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In 2002, Warren Buffett made an admission that he had not been as vigilant as he should have been in his role as director of the various subsidiaries of his holding company, Berkshire Hathaway. In a letter to shareholders he wrote: “Too often I was silent when management made proposals that I judged to be counter to the interest of shareholders… In those cases, collegiality trumped independence [and a] certain social atmosphere presides in boardrooms where it becomes impolitic to challenge the chief executive.”

Later, Kevin Sharer, chairman of Amgen, the US biotech company, portrayed a very different relationship between board and chief executive: “Working with the board is vital, complex, and beyond your prior experience… It is among the most complex human relationships, especially if you’re the chairman, when you’re their boss, and they’re your boss. Get the relationship right, or it will hurt you.”

These two very different experiences open a new book, Boards that Lead: When to Take Charge, When to Partner and When to Stay Out of the Way. The central premise of this book is a plea: “Governing boards should take more active leadership of the enterprise, not just monitor its management.”

In recent years, government regulators have sought to make boards oversee their companies through checklists and tighter rules. Mercifully, the dry subject matter of regulations is of little interest to the authors of this book. Instead they insist that the difference between a well-run board and one that merely stands by or worse, runs roughshod over the chief executives’ plans, comes from “human dynamics, social architecture and business leadership of the board itself”.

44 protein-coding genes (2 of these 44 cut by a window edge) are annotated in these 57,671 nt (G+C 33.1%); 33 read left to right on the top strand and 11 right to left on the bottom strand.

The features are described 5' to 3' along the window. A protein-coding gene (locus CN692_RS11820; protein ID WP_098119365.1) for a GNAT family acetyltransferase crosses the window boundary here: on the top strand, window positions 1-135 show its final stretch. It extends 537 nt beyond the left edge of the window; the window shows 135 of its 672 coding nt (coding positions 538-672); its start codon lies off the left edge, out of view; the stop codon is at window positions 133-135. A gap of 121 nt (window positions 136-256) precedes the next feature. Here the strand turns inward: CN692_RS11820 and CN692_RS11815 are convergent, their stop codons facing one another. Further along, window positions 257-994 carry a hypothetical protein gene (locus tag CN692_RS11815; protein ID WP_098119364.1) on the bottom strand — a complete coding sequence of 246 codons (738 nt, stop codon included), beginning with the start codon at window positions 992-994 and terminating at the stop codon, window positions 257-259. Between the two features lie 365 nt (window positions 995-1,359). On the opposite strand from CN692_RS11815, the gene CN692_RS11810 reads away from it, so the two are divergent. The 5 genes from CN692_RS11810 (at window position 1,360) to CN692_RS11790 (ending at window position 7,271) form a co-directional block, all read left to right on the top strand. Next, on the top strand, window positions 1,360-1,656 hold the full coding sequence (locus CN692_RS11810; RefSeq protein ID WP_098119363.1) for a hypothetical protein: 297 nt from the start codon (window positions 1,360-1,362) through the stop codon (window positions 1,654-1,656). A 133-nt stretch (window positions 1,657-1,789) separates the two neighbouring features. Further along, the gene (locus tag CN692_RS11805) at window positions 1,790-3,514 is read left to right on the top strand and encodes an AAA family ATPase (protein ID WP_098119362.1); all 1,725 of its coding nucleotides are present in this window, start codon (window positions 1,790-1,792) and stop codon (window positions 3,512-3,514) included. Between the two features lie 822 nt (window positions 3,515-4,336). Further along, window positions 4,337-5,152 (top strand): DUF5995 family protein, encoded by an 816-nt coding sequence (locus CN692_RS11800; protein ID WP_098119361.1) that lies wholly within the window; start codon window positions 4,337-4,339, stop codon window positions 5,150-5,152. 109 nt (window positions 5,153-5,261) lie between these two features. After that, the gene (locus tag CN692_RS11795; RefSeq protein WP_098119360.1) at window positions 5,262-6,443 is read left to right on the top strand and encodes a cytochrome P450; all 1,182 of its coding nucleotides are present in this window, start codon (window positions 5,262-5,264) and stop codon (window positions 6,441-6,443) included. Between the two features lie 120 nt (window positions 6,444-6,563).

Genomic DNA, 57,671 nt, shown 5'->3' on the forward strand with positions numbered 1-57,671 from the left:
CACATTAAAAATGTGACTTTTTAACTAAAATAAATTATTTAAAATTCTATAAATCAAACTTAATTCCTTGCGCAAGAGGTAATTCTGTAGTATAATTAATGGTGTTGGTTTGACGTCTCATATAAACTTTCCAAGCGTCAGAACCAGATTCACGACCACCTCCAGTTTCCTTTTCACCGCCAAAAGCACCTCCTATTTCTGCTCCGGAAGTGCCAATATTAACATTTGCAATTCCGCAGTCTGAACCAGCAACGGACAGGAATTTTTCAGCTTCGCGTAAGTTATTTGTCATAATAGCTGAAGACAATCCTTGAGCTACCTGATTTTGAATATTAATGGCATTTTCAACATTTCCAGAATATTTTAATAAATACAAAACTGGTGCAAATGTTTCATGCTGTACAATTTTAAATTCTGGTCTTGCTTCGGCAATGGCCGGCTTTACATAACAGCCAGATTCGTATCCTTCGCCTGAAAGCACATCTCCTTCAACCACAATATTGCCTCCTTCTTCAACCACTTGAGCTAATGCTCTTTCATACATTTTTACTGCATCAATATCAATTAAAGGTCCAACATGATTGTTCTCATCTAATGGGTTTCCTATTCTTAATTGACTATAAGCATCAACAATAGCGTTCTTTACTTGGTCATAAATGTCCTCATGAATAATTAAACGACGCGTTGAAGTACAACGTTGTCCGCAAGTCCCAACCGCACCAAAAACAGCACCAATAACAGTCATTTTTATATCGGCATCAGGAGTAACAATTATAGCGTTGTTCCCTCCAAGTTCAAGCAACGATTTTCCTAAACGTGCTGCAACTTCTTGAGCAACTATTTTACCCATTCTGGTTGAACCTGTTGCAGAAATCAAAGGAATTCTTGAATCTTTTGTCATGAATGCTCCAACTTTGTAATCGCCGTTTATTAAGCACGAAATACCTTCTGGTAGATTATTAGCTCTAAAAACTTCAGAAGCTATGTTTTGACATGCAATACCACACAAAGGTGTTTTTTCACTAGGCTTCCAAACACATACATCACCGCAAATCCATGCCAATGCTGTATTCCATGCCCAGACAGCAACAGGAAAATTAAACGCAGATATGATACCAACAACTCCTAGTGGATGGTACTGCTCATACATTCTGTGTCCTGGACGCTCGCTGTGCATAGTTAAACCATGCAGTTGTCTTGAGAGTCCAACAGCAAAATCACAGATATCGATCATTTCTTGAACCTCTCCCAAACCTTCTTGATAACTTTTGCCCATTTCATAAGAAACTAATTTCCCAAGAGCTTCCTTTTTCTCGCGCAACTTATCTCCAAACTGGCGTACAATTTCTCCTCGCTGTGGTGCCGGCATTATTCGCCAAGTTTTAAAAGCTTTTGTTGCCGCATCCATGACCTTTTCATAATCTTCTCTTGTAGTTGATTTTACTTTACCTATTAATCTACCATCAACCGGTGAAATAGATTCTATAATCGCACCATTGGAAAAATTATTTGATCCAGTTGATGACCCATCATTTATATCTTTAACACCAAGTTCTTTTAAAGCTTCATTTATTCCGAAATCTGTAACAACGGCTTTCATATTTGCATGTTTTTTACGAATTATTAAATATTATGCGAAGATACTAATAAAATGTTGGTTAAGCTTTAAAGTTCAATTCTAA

The growing complexity of markets and strategy, the authors say, is one of the biggest challenges for board members. It also means that they cannot afford to sit back and rubber stamp executives’ plans.

Boards often fail to do their job, they point out, for example failing to do their due diligence. They cite the example of Yahoo’s chief executive Scott Thompson. After a few months in the post, it was discovered that he had listed a degree in both accounting and computer science, but had actually earned only the first. It later transpired that there was also a discrepancy in the qualifications listed by the director in charge of Thompson’s recruitment. A few months later, the board recruited Marissa Mayer as chief executive.

The writers know their stuff: Ram Charan is a business adviser; Dennis Carey is vice-chairman of Korn/Ferry International, the executive search firm; and Michael Useem is professor of management and director of the centre for leadership and change management at the Wharton school at the University of Pennsylvania.

The pace is brisk and the examples bring to life what could be an arid subject. They mix anecdote with pragmatic checklists of what to look for when recruiting a board member, how to avoid members becoming bombastic and rendering the board dysfunctional, when to take charge, when to stay out of the way, how to define a company’s central idea, how to select a board leader and how to root out dysfunctional directors.

The authors know their audience: people considering board positions or those already in them. They identify the trait that binds their readers together: lack of time. So, at the end of the book they suggest an alternative to reading the full 200-plus pages: an 18-point checklist.

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